by Claude Crampes & Thomas-Olivier Léautier
The French electrical grid is connected to the grids of all neighbouring European Union member states, as well as the United Kingdom’s and Switzerland’s grids. Depending on dates, interconnectors enable us to export our energy surplus or import at a low cost to balance national electricity supply and demand. Building interconnectors requires a high level of technical expertise and significant financial resources, comparable to the investment required to build combined cycle gas turbines, but much lower than the cost of a nuclear power station or an offshore wind farm. Therefore one can find private investors who are prepared to take on projects that compete with projects managed by national public grid operators, which have been somewhat reticent about building interconnectors, perhaps due to lack of interest, but more likely to preserve their independence.
France is constantly trading electricity with its neighbours using interconnection lines (see the eco2mix map which shows hourly imports and exports). The way these interconnectors operate has changed with the liberalisation of the electricity sector. Vertically integrated national companies connected their grids with the aim of providing mutual support in the event of difficulties on one of the national grids. For example, storms Lothar and Martin in December 1999 and storm Klaus in January 2009 knocked down a large number of high-voltage pylons, leading to power cuts in several zones in the south-west of France. These power cuts were partially offset by electricity imported from Spain.
Today, the interconnections are mainly used for cross-border trading, breaking down silos between the national grids and moving towards a European market where demand will be met by the cheapest means of production, even if these are located in another country.
According to the Energy Regulatory commission (CRE), France is the main exporter of electricity in Europe. Its trade balance is positive with all neighbouring countries except Germany. In 2015, France had interconnectors with a capacity for 13.5 GW of exports and 9.8 GW of imports. As a reminder, the production capacity of a nuclear power station is around 1 GW.
These facilities for trading electricity therefore play a very important part in balancing out the system. But there is only commercial value in a line between two countries if the production and consumption conditions on either side of the border are different enough to reap a substantial advantage from the exchange. National prices must be different enough to create a sufficient margin of profit when buying cheap energy in one country and selling it in another. Because of this, the interconnections between France and Germany or Belgium have low rates of use as German and French prices frequently converge. By contrast, rates of use are high for interconnections with the UK, Italy and Spain, because of the significant price difference between these member states and France. It is therefore not surprising that new infrastructure is being planned or built across the Pyrenees or under the Channel.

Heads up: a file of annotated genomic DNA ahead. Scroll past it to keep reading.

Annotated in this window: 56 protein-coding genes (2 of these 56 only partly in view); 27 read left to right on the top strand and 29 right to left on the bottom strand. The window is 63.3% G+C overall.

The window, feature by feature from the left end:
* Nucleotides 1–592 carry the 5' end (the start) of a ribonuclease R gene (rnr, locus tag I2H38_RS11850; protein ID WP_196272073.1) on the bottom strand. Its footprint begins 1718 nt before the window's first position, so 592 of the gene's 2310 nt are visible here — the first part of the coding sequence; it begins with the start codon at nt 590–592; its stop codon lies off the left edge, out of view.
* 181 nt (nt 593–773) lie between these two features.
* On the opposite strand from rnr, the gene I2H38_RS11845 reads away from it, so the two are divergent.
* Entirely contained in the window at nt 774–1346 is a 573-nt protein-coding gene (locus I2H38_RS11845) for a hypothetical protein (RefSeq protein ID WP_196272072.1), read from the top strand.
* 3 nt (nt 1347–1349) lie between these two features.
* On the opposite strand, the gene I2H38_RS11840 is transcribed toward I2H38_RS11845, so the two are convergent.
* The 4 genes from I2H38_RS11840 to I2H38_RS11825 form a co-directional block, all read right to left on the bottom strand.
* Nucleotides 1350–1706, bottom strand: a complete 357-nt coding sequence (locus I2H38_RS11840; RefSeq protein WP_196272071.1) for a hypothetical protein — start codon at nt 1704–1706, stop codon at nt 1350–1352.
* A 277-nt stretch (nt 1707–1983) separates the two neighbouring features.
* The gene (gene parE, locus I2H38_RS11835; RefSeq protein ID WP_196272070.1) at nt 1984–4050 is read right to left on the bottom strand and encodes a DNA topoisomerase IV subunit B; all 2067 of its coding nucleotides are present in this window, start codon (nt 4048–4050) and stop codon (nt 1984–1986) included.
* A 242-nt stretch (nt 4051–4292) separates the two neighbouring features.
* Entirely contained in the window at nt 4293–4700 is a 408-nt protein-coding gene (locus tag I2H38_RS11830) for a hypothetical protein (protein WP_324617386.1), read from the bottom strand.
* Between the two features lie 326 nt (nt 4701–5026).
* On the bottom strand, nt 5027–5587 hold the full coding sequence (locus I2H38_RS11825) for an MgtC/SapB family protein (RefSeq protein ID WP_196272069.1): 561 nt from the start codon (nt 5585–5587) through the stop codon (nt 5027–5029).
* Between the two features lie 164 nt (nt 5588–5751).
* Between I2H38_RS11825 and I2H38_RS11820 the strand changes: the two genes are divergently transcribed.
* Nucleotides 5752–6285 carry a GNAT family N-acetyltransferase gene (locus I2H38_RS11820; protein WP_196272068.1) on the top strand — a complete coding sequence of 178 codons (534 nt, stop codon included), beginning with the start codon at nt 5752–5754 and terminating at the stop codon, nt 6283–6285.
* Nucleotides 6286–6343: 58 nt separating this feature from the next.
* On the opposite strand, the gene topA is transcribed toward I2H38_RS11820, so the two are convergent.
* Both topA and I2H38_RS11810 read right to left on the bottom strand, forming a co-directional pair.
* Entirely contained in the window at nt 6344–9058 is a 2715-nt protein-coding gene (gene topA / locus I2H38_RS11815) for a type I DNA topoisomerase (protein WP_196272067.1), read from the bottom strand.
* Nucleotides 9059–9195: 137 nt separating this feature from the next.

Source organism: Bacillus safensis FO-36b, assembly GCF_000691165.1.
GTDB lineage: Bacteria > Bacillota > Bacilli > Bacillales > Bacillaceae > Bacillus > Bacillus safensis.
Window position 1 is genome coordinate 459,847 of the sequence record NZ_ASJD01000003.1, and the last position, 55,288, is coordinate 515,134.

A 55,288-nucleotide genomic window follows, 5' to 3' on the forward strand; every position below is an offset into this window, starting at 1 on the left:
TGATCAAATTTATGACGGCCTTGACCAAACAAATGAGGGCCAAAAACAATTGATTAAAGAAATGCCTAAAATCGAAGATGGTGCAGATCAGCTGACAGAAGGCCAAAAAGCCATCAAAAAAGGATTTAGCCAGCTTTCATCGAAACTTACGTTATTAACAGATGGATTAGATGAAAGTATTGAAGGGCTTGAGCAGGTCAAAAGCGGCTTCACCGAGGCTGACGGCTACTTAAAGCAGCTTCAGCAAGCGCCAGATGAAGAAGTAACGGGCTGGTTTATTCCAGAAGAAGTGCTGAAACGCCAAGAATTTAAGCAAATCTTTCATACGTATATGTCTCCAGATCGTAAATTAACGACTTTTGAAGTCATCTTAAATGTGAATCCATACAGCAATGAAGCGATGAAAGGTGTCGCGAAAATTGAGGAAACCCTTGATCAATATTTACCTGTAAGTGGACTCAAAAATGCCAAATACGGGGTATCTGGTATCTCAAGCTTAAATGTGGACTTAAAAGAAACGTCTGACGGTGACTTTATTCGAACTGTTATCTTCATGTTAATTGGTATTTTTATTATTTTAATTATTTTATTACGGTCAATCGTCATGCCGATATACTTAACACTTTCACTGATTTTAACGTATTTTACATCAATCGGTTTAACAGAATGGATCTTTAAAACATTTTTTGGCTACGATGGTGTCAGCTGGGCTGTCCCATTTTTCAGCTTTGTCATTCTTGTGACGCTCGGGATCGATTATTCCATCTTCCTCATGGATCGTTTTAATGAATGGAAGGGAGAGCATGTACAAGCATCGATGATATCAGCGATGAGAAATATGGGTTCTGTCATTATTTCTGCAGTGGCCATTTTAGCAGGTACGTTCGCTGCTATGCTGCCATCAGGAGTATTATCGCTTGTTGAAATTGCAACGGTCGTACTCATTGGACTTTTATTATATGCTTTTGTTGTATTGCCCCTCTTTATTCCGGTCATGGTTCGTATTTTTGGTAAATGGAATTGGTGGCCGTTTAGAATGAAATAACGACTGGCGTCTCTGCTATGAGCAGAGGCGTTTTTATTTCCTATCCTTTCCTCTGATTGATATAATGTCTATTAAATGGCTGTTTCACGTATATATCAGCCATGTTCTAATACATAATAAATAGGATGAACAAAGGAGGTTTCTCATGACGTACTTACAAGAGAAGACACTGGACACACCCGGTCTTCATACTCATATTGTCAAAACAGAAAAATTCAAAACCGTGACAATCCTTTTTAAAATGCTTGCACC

The UK currently uses four interconnectors (two with Ireland, one with the Netherlands and one with France) for a total of 4 GW, that is less than 5% of its installed capacity. No fewer than nine new interconnectors totalling 10 GW are being developed in the UK, including three with France. Most are being built by transmission system operators (TSOs), for example the French TSO RTE and the British National Grid for IFA2, a 1 GW submarine and underground interconnector. But there are also private investors, in particular Eurotunnel, which wants to use the Channel Tunnel for a 1 GW line, Eleclink. Are private investors able to do better than regulated TSOs in the interconnector market?
2. The advantages of a power transmission line
Market equilibrium occurs when there is a price such that the quantity of goods suppliers want to sell is equal to the quantity of goods buyers want to buy. No producer wants to produce more than the equilibrium quantity as the sales price would be below the cost of additional production and no buyer wants to buy more as the purchase price would be higher than the usefulness of additional consumption. Conversely, by selling less, suppliers would forego the profit equal to the difference between price and unit cost, and by consuming less, buyers would forego the net profit between the usefulness of consuming more and the price. In addition to guiding the supply and demand decisions of individual agents, the price is a mechanism for sharing the collective surplus between the two categories of agents.
Because of differences in energy technologies (wind, hydraulic, nuclear, etc.) and the types of demand (domestic, industrial) between two countries that are not interconnected, the prices that balance domestic supply and demand are, in general, different from one country to another. This difference in price means that there are buyers in one market who are not served by local producers but could find suppliers in another market… if only there was a means of transferring products from one market to the other. With the construction of a transmission line, this operation becomes possible. And because it facilitates trading operations which were not previously possible, the line that connects two markets where prices are different increases the collective surplus, with consumers in the importing country gaining access to energy they could not afford and certain producers in the exporter country able to sell energy that was too expensive for their domestic market.